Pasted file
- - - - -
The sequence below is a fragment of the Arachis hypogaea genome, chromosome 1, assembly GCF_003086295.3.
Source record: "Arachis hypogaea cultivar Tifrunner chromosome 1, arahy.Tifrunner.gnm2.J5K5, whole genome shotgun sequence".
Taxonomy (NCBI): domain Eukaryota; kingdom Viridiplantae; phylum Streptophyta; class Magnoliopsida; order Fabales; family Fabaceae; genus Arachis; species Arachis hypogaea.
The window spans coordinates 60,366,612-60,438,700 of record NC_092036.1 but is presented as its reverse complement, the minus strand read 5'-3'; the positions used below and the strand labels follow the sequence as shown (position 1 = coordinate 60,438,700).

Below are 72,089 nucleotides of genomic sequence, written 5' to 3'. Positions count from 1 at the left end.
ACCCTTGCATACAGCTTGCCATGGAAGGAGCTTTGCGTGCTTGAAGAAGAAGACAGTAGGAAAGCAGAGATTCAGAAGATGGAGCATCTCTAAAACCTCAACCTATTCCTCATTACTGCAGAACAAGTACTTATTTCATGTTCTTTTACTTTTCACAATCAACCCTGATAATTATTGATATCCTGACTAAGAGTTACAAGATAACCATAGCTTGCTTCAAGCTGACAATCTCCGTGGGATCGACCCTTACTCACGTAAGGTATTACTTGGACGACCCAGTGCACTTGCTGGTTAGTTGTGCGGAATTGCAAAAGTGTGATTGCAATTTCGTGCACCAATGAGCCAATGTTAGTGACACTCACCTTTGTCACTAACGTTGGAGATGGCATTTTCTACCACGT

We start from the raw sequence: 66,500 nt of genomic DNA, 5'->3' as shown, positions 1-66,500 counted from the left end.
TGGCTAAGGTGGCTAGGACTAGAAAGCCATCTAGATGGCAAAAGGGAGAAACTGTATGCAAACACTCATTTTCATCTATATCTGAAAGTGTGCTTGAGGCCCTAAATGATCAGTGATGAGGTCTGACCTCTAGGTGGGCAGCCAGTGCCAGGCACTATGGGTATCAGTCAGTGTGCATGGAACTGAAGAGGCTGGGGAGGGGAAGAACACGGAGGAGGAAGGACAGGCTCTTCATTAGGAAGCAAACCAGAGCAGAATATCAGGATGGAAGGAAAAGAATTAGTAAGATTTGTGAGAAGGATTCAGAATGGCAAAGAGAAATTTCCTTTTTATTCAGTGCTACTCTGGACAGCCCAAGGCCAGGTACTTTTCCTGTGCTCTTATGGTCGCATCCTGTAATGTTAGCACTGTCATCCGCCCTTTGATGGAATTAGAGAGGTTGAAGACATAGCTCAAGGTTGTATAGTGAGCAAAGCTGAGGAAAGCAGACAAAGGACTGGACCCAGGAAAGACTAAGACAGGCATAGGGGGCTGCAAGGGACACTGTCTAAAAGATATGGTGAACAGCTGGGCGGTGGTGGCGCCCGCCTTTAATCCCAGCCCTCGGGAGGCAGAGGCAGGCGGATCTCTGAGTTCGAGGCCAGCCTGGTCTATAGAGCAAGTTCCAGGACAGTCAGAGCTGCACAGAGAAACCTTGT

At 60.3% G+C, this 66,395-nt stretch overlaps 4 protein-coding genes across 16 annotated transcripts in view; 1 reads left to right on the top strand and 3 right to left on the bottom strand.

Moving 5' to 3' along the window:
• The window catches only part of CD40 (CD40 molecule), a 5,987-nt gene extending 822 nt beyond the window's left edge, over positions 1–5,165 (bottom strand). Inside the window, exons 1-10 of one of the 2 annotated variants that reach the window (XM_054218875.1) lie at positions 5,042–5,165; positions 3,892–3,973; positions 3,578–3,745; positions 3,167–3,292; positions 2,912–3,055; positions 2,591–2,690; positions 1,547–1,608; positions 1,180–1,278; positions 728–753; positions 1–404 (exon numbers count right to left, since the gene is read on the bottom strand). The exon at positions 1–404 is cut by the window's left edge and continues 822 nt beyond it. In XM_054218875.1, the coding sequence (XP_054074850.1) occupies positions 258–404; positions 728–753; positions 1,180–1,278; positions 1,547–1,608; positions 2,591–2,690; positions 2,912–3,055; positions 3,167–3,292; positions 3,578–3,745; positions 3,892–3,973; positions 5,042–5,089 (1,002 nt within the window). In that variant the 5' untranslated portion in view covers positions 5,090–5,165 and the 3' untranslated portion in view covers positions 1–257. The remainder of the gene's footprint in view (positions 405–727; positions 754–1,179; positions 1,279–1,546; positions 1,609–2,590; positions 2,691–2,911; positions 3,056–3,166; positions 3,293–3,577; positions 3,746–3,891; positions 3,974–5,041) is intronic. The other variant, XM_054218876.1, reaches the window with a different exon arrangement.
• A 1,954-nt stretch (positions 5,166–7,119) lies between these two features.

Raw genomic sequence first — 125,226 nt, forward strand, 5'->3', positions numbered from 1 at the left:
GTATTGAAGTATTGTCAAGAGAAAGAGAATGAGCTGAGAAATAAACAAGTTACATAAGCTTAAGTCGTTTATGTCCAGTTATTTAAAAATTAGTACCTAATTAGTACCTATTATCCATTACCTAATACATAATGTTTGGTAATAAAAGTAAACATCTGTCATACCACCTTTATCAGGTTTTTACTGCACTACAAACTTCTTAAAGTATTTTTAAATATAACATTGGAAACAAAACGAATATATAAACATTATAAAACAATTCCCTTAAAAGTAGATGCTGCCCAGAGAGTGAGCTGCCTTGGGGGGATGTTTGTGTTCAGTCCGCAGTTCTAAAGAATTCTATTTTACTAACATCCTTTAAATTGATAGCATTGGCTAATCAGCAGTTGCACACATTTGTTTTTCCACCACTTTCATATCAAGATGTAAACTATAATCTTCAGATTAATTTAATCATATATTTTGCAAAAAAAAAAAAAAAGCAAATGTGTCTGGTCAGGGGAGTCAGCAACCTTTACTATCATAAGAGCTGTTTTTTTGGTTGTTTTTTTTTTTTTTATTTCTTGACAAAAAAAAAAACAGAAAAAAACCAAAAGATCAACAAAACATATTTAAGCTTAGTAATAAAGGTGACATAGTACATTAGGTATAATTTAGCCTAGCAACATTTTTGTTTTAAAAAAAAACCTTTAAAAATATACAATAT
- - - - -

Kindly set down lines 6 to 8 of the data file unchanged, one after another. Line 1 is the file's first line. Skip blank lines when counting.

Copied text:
ACCCTTGCATACAGCTTGCCATGGAAGGAGCTTTGCGTGCTTGAAGAAGAAGACAGTAGGAAAGCAGAGATTCAGAAGATGGAGCATCTCTAAAACCTCAACCTATTCCTCATTACTGCAGAACAAGTACTTATTTCATGTTCTTTTACTTTTCACAATCAACCCTGATAATTATTGATATCCTGACTAAGAGTTACAAGATAACCATAGCTTGCTTCAAGCTGACAATCTCCGTGGGATCGACCCTTACTCACGTAAGGTATTACTTGGACGACCCAGTGCACTTGCTGGTTAGTTGTGCGGAATTGCAAAAGTGTGATTGCAATTTCGTGCACCAATGAGCCAATGTTAGTGACACTCACCTTTGTCACTAACGTTGGAGATGGCATTTTCTACCACGT

We start from the raw sequence: 66,500 nt of genomic DNA, 5'->3' as shown, positions 1-66,500 counted from the left end.
TGGCTAAGGTGGCTAGGACTAGAAAGCCATCTAGATGGCAAAAGGGAGAAACTGTATGCAAACACTCATTTTCATCTATATCTGAAAGTGTGCTTGAGGCCCTAAATGATCAGTGATGAGGTCTGACCTCTAGGTGGGCAGCCAGTGCCAGGCACTATGGGTATCAGTCAGTGTGCATGGAACTGAAGAGGCTGGGGAGGGGAAGAACACGGAGGAGGAAGGACAGGCTCTTCATTAGGAAGCAAACCAGAGCAGAATATCAGGATGGAAGGAAAAGAATTAGTAAGATTTGTGAGAAGGATTCAGAATGGCAAAGAGAAATTTCCTTTTTATTCAGTGCTACTCTGGACAGCCCAAGGCCAGGTACTTTTCCTGTGCTCTTATGGTCGCATCCTGTAATGTTAGCACTGTCATCCGCCCTTTGATGGAATTAGAGAGGTTGAAGACATAGCTCAAGGTTGTATAGTGAGCAAAGCTGAGGAAAGCAGACAAAGGACTGGACCCAGGAAAGACTAAGACAGGCATAGGGGGCTGCAAGGGACACTGTCTAAAAGATATGGTGAACAGCTGGGCGGTGGTGGCGCCCGCCTTTAATCCCAGCCCTCGGGAGGCAGAGGCAGGCGGATCTCTGAGTTCGAGGCCAGCCTGGTCTATAGAGCAAGTTCCAGGACAGTCAGAGCTGCACAGAGAAACCTTGT